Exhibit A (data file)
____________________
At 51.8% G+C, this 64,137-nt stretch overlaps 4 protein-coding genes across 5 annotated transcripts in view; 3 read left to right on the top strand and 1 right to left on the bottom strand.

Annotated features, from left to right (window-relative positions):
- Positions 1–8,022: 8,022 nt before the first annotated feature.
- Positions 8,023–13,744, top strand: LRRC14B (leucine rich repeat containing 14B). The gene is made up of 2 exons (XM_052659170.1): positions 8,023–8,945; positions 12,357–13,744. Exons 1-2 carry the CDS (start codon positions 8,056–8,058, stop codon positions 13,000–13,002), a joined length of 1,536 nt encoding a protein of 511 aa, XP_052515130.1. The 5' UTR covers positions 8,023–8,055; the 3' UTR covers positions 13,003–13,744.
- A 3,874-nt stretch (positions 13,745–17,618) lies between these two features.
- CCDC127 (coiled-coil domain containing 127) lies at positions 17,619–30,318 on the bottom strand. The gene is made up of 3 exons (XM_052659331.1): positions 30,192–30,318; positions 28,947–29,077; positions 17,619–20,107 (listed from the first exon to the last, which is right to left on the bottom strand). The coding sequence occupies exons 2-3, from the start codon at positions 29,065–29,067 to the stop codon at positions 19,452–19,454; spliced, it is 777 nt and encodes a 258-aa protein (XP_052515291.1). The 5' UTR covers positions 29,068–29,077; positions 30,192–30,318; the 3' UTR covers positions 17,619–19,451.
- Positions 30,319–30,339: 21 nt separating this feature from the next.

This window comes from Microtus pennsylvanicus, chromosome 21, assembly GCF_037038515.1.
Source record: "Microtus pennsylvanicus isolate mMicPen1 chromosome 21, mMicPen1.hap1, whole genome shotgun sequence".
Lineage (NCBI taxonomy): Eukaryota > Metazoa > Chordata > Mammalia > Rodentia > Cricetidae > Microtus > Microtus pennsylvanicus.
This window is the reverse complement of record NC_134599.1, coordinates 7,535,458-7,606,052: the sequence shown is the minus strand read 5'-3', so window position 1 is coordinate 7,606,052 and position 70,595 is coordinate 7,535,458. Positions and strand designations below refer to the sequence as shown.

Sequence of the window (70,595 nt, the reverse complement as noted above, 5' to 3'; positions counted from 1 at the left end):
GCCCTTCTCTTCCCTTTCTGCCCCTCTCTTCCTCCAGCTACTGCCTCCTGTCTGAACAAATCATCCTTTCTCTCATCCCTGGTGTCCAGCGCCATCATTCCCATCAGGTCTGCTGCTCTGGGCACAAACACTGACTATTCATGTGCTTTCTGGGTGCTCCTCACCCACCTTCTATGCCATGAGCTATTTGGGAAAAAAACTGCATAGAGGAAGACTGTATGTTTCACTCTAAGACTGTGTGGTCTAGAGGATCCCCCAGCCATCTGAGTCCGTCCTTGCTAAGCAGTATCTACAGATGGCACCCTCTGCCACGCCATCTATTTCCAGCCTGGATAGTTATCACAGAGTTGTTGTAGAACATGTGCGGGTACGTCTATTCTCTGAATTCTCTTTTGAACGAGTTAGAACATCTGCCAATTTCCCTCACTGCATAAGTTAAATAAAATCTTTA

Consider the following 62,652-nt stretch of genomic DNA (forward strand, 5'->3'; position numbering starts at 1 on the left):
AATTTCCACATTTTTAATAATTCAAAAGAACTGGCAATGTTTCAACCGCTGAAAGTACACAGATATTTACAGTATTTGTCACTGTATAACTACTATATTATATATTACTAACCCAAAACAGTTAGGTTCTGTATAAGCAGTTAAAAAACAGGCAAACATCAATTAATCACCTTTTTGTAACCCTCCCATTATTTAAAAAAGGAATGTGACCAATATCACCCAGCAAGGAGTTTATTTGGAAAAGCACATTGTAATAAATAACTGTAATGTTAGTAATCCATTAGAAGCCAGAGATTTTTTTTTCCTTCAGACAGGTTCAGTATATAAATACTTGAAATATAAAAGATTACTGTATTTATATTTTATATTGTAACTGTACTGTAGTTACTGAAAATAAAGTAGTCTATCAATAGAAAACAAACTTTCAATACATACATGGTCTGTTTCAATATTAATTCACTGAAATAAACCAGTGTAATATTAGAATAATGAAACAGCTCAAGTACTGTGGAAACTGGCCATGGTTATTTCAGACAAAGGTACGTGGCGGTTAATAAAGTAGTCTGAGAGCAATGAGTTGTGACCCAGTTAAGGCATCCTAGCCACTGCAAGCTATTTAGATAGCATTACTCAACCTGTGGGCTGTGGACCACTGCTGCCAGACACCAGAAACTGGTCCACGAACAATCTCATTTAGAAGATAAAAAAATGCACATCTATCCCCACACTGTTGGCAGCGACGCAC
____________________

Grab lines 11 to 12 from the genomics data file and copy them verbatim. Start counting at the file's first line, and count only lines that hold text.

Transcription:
This window is the reverse complement of record NC_134599.1, coordinates 7,535,458-7,606,052: the sequence shown is the minus strand read 5'-3', so window position 1 is coordinate 7,606,052 and position 70,595 is coordinate 7,535,458. Positions and strand designations below refer to the sequence as shown.

Sequence of the window (70,595 nt, the reverse complement as noted above, 5' to 3'; positions counted from 1 at the left end):